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No wonder people don’t trust politicians

I had the opportunity to watch the embattled Ruby Dhalla appear before a Commons committee for questions regarding some unflattering allegations made by former members of her household staff.

I had the opportunity to watch the embattled Ruby Dhalla appear before a Commons committee for questions regarding some unflattering allegations made by former members of her household staff.

At some point during the questioning, I had to resist the urge to fling a coffee cup at the TV.

Committees such as this cost us thousands of dollars per hour, and politicos owe us the courtesy of working at a reasonable pace. That didn’t happen.

What did happen bordered on farce.

There were five MPs lined up to question Ms. Dhalla. Two were Tories, two were Liberals, and a lone New Democrat.

Of these five, three were interested in at least trying to determine if the fetching former actress may have mistreated the household help.

Here’s the problem, and it pains me when I see this kind of thing; the committee chair was allotted seven minutes of questioning. The other members were allotted a few minutes less.

The chairman took almost four minutes just to get around to asking his first question.

At least a minute of thanking Dhalla for showing up, a few more minutes of reminding everyone present that he and Dhalla have worked on various committees together in the past and were most definitely on good terms with each other, and even more time spent generally patting all present on the back for having the decency to show up.

He then asked a few questions, to which the aforementioned Dhalla managed to provide non-answers. In attempting to try and get past Dhalla’s evasiveness, he simply ran out of time.

A similar pattern emerged with the other Tory and one of the Liberals. Minutes were wasted in self-congratulatory pre-ambles, leaving no time whatsoever to get around or address Dhalla’s prevarications.

Even more maddening, the remaining two parliamentarians could only be bothered to ask if the embattled MP was committed to equality and immigration reform. Good job, people.

There are multiple issues here. First and foremost is the possibility that an MP, herself a visible minority and an immigrant, from the party that loudly proclaims itself the champion of visible minorities, has engaged in the mistreatment and exploitation of vulnerable female immigrants.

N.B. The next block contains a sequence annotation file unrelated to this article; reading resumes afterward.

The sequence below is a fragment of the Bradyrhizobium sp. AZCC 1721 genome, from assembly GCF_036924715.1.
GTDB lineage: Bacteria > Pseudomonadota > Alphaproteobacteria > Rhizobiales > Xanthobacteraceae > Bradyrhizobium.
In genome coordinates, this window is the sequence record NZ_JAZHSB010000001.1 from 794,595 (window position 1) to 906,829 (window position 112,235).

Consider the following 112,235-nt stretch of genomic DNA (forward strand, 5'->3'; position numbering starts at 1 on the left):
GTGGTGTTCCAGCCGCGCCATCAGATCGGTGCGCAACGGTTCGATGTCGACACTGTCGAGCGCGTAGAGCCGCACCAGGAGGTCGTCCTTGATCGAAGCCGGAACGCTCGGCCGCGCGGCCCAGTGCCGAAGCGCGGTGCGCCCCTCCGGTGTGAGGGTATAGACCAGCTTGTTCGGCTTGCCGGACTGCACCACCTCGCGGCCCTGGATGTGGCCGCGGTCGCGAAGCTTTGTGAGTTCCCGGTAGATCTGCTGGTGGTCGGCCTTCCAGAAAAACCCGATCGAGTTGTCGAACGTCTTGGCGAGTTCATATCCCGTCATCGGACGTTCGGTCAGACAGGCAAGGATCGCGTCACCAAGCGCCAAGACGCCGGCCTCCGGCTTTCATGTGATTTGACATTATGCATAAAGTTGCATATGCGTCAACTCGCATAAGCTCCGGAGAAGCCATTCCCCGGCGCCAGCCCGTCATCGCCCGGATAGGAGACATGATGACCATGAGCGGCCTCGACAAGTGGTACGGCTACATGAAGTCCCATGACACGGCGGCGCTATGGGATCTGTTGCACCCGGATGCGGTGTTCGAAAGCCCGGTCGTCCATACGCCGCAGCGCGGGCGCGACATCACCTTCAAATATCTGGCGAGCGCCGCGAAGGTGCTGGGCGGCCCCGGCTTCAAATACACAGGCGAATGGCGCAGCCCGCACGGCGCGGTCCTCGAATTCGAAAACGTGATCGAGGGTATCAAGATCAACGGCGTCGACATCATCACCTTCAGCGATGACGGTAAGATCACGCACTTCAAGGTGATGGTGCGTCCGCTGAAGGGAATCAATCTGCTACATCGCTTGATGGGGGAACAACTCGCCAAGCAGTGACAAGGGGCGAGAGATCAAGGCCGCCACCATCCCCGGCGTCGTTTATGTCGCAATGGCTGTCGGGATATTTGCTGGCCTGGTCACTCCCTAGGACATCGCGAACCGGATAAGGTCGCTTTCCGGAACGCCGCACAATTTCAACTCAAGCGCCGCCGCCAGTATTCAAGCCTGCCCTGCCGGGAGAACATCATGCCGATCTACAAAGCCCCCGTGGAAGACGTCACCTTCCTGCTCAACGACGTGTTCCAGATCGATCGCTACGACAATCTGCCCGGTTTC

It’s a sad commentary on the quality of our government that Dhalla can so easily use a Commons Immigration Committee as a tool to help whitewash the accusations against her. This is a potentially criminal matter that should only be handled by the Ontario justice system.

Unfortunately, the Liberal Ontario government has been shown to be providing an unusual amount of courtesy towards Dhalla in this matter, for no other reason than she is a fellow Liberal.

It’s also a sad commentary that three MPs couldn’t manage to come up with a cogent line of questioning when given the opportunity to at least put some meat on the bones of the matter at hand.

But, the most serious matter here also happens to be one of those “Things We Do Not Speak Of” here in our multicultural utopia.

The accounts of the Filipina care workers show a common pattern, and it’s symptomatic of something that far too many Canadians don’t want to acknowledge even exists because it knocks the wheels off of a very tippy apple cart.

You see, if someone who looked a lot more like me, and a lot less like the very photogenic Ruby Dhalla were accused of overworking and mistreating the Filipina household help, there’d be quick accusations of racism.

But, because Dhalla happens to be a visible minority herself, there seems to be a concerted effort amongst those commenting on the entire affair to avoid an obvious possibility here, that being the fact that the Dhalla family might simply be a bunch of bigots.

That racism and bigotry aren’t solely a white man’s disease is a bitter pill for Canada’s intelligentsia, and wilful blindness to this fact is leading us to a very dangerous crossroads.

There are very vocal, organized, and quite frankly dangerous groups in this country whose very overt racism is given a stamp of approval by this country’s influential left, simply for reasons pertaining to political correctness.

The vilest racism in Canada is off limits for discussion, simply because those perpetrators happen to be visible minorities.

As for the garden variety bigotry that might be at work in the Dhalla household, well let’s just call it what it probably is and then maybe we can quit burying our heads in the sand about more dangerous racism in this country.

Bill Greenwood is a local freelance columnist.